Obama accepts award at U of I

Zoë Donovan , Editor-In-Chief

Former President Barack Obama made an appearance at the University of Illinois in early September. While the actual visit was to receive an award that honors those who have demonstrated high ethics within their time in government, he also took the opportunity to encourage citizens to go out and vote in the general elections.

Obama opened with jokes and cheers commemorating his time in Illinois. He even poked fun at himself, citing the last time he was asked to make an appearance at the college and declined. He clarified that the closure of the popular pizza restaurant on campus was not why he neglected to visit.

“I want to be clear. I did not take sides in that late-night food debate,”  he joked.

Following this he talked about his personal life, his ability to now spend more time with his wife and what it is like for him as a father following his daughter’s graduation and move onto college. After his personal anecdotes, he gave some remarks regarding leaving the White House.

“I was also intent on following a wise American tradition of ex-presidents gracefully exiting the political stage, making room for new voices and new ideas.”

He spoke a bit about the history of this practice before he came to the main point of his speech.

“I’m here today because this is one of those pivotal moments when every one of us, as citizens of the United States, need to determine just who it is that we are, just what it is that we stand for. And as a fellow citizen, not as an ex-president, but as a fellow citizen, I am here to deliver a simple message, and that is that you need to vote because our democracy depends on it”.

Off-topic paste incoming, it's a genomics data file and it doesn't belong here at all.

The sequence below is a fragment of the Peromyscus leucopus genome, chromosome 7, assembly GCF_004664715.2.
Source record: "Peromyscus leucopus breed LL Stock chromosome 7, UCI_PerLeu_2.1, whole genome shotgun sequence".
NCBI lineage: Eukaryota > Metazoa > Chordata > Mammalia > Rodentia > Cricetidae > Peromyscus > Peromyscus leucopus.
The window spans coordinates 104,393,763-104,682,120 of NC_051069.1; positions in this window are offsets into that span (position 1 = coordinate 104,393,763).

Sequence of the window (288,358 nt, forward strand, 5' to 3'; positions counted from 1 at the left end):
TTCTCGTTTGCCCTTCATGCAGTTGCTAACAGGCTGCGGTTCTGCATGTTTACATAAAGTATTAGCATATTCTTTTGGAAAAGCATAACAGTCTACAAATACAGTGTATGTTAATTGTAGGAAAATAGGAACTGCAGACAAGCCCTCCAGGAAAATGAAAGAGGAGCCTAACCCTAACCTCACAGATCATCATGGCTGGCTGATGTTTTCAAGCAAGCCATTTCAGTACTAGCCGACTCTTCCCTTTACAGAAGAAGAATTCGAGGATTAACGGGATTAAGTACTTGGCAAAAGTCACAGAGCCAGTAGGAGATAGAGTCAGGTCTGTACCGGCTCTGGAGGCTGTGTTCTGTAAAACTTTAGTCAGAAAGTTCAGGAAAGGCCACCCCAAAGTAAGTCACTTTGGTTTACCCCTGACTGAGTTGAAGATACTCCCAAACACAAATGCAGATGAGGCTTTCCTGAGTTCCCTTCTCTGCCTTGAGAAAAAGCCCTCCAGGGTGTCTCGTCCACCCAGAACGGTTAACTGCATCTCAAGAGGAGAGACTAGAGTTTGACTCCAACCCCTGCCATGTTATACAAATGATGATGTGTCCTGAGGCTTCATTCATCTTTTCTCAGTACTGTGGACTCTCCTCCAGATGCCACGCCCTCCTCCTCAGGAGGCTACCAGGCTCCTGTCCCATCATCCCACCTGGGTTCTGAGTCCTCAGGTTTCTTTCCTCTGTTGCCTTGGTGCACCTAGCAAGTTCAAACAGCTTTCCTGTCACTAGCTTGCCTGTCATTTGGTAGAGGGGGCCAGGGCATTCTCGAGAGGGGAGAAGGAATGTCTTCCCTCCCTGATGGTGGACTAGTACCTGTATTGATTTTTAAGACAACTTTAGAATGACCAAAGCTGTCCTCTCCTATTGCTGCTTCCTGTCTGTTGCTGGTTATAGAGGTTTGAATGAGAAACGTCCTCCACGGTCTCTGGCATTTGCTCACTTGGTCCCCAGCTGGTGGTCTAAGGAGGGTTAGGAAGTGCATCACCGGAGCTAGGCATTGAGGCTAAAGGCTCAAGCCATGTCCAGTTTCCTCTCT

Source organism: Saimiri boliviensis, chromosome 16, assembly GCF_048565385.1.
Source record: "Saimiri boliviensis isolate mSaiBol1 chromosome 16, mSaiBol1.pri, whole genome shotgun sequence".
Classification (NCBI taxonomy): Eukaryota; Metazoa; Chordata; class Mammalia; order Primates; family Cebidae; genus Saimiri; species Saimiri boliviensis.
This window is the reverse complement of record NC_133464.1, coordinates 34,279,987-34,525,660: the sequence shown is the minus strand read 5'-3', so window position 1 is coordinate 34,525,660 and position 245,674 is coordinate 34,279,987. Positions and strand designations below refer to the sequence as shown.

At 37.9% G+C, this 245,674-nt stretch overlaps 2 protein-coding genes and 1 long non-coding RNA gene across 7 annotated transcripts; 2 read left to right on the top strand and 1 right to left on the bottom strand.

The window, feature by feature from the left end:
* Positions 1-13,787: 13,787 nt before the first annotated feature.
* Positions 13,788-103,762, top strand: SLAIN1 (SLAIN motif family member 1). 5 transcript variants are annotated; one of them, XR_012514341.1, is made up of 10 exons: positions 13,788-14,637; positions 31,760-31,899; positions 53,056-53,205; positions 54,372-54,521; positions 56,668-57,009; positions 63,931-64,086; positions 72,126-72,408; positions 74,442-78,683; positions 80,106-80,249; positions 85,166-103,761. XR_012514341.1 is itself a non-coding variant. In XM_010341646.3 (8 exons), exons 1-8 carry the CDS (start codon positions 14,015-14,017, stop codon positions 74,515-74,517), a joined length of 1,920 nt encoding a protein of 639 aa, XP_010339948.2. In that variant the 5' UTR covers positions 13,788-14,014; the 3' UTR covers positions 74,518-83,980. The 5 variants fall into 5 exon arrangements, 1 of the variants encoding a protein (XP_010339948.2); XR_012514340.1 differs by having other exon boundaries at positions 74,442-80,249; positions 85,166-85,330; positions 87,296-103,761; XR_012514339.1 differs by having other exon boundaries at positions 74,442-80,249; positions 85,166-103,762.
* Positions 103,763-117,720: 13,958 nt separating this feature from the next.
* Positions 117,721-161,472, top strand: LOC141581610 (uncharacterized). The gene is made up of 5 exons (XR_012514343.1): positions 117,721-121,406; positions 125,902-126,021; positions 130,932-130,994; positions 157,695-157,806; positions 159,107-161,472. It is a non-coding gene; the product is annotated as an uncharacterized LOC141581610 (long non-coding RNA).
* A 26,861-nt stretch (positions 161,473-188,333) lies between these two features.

He spoke mostly about the importance of the American public becoming informed and exercising their right to vote. He dismissed the notion that, “everything will turn out OK because there are people inside the White House who secretly aren’t following the President’s orders. That’s not how our democracy is supposed to work.”

He stated the best way to safeguard our institutions and beliefs of self-worth and our rights as Americans, is to vote on the people who are on the public’s side. Voting in public officials who are qualified and have the people’s best interest in mind when they pass laws.

The award he was being presented with was the Paul H. Douglas Award for Ethics in Government. It was established in 1992, 100 years after the birth of Paul Douglas, a former U.S. senator who went to great lengths to promote higher standards of public service. The award is given out annually to those who demonstrate the same qualities.

UIUC students who were interested in seeing the speech live had to enter an online lottery. Over 22,000 students applied to see the former President. However, many could only view it via a live stream on the college website as there were only 1300 seats available.

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